If you have updated drivers and removed any hardware that could be causing this issue and continue to experience random reboots, it's possible that the memory is bad in the computer.
Finally, hardware devices that are not installed properly in the computer can also cause random reboots. Make sure all the cables and expansion cards are connected properly to the computer. The best way to determine this is to disconnect and reconnect all cables and expansion cards.
Computer viruses such as the blaster virus are written to reboot your computer without warning. Usually these viruses will make the computer reboot ever 5, 10, 15 or 30 minutes after the computer has booted.
If you believe your computer may be infected with a virus or are uncertain if your computer is infected with a virus make sure your virus scanner definitions are up to date.
Heat related issue
Many computer today are designed to turn off or automatically reboot if the computer, processor, or other device in your computer gets to hot. If you have heard any abnormal noises coming from your computer recently such as a high squealing this could indicate a fan may be failing in your computer.
You can first start by verifying the fan on the power supply is working by examining the back of the computer and seeing if the fan is moving and moving smoothly. For all other fans in the computer you will need to either open the computer and make sure the fan are working (processor fan and case fan) and/or if your BIOS monitors the RPM of the fans enter BIOS and make sure the BIOS does not report any errors.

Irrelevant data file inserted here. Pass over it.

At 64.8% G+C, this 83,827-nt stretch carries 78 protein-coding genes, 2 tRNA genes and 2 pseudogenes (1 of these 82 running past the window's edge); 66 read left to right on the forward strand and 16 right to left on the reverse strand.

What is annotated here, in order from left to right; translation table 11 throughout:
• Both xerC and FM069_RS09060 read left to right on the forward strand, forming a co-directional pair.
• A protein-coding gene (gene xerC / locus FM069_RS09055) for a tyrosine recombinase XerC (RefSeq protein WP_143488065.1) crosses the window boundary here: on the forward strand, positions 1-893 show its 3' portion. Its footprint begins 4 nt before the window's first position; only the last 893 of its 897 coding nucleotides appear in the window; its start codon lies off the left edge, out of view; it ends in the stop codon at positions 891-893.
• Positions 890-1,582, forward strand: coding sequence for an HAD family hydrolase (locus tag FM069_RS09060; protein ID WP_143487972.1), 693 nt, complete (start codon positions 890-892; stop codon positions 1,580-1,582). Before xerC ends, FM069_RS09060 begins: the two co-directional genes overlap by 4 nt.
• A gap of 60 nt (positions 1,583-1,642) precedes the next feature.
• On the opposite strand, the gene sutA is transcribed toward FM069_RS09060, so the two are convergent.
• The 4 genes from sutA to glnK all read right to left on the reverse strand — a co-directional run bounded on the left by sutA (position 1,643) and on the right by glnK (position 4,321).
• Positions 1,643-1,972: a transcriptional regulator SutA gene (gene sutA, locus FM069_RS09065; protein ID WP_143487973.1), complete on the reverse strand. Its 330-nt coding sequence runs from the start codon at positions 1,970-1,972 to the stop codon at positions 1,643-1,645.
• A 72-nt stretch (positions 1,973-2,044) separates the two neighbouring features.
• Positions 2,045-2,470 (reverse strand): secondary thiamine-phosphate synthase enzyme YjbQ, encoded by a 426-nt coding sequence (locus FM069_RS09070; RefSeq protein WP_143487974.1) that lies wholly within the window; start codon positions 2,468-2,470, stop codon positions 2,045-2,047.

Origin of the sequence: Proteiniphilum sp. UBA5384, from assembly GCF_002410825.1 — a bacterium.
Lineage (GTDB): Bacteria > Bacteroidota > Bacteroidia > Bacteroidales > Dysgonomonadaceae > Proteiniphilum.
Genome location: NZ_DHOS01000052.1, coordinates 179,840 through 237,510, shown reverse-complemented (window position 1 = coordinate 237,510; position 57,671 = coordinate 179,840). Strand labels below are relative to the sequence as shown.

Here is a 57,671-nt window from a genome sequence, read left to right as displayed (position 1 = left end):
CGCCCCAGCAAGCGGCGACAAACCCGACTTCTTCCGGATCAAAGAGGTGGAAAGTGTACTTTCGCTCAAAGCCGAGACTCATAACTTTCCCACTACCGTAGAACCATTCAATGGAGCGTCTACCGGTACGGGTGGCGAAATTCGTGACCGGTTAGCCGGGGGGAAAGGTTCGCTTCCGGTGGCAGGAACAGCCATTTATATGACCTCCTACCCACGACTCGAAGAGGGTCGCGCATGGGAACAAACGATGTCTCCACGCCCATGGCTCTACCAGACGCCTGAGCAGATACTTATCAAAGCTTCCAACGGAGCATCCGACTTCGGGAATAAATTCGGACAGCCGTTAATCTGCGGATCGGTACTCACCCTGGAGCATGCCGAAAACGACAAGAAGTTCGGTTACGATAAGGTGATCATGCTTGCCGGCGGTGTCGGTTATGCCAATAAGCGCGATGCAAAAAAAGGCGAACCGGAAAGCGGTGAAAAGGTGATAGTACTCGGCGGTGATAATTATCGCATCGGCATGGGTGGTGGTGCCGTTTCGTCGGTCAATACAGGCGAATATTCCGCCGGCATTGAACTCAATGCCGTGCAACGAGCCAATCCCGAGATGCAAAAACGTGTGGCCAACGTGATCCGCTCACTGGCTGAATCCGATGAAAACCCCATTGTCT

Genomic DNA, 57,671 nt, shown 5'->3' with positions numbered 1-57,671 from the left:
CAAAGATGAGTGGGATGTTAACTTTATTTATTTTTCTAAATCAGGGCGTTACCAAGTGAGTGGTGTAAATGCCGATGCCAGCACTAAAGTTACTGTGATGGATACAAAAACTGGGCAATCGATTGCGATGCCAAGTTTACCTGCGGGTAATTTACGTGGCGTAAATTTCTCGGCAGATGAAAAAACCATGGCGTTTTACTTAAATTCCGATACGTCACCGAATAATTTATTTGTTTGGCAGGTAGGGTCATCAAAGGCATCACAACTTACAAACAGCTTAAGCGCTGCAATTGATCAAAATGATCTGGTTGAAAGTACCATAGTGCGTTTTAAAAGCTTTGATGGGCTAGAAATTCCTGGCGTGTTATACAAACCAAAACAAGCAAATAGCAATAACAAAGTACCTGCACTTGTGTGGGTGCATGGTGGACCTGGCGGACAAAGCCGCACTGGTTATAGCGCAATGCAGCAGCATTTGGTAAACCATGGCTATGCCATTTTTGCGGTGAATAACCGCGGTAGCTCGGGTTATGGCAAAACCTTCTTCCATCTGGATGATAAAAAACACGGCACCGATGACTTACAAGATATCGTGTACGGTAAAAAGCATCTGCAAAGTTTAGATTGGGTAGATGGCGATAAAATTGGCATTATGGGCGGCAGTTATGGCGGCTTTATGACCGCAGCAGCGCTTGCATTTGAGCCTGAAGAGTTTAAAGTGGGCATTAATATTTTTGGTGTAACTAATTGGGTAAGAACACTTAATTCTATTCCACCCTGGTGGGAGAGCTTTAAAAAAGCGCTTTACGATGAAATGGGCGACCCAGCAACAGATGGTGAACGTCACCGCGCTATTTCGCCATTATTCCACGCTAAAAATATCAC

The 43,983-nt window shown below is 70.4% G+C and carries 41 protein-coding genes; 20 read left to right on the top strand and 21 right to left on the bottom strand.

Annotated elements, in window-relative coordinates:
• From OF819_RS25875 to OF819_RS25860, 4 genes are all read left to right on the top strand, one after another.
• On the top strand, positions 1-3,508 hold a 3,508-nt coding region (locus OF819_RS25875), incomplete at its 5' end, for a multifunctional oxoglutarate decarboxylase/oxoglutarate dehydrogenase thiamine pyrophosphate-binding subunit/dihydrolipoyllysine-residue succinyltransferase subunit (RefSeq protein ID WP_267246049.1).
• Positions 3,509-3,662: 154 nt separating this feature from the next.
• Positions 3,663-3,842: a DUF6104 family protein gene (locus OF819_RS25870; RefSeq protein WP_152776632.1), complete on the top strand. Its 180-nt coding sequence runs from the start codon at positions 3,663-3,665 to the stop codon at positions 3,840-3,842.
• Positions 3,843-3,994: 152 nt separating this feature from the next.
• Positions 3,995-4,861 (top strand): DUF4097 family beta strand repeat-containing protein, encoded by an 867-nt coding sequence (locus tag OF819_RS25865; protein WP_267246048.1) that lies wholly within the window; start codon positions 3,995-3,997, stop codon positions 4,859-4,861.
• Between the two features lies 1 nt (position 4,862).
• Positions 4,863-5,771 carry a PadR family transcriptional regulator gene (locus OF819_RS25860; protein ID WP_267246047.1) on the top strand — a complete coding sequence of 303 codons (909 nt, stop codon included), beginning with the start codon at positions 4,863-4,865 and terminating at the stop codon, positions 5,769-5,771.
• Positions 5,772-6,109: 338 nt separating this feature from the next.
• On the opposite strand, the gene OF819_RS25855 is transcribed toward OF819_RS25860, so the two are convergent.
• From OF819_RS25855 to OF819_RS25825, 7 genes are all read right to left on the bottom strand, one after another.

Users may also be able to determine how hot their computer is by onboard thermal sensors, if your computer comes equipped with these sensors make sure your CPU is not running to hot.
Issue with operating system
If after following each of the above recommendations your computer still continues to reboot it is likely that you are experiencing a Microsoft Windows operating system related issue that cannot be explained. To help make sure this is the case please try the below steps.
Reboot the computer and enter CMOS setup as the computer is booting.
After you have loaded the computer in CMOS setup let the computer sit.
If the computer does not reboot while letting the computer sit in CMOS it is likely that you are in fact experiencing an issue with Microsoft Windows and it is recommend that if you have followed all of the above recommendations that you reinstall your version of Microsoft Windows.
Posted on Nov 12, 2008
I have the same model after youlet it sit for a long enough period to cool down it will come back on and work normal, it is a cooling problem called gateway and they confirmed this theproblem I ran in to was what fan this computer has 3. temp fix I used was to remove the tower cover to allow better air flow try this till you can figure out what fan is messing up
Posted on Jan 10, 2009
There is a software called "SpeedFan" which you can download here
This software will tell you the internal temperatures of the computer (so you can figure out if overheating is the problem). Most of the time overheating is due to excessive dust inside the laptop. The best bet is to get a can of compressed air and clean the inside out. This does require some disassembling of the system, so if you are not comfortable doing so I would advise you to take it to a local computer shop.
Another solution would be to purchase a "Laptop Cooler", this will lower your temperatures anywhere from 5-10 degree's, but can get annoying to lug around with you. You can view some laptop coolers here
If you happen to run the Speedfan application, let us know what the temperatures displayed as, and I can tell you if it is running too hot!
Posted on Apr 23, 2009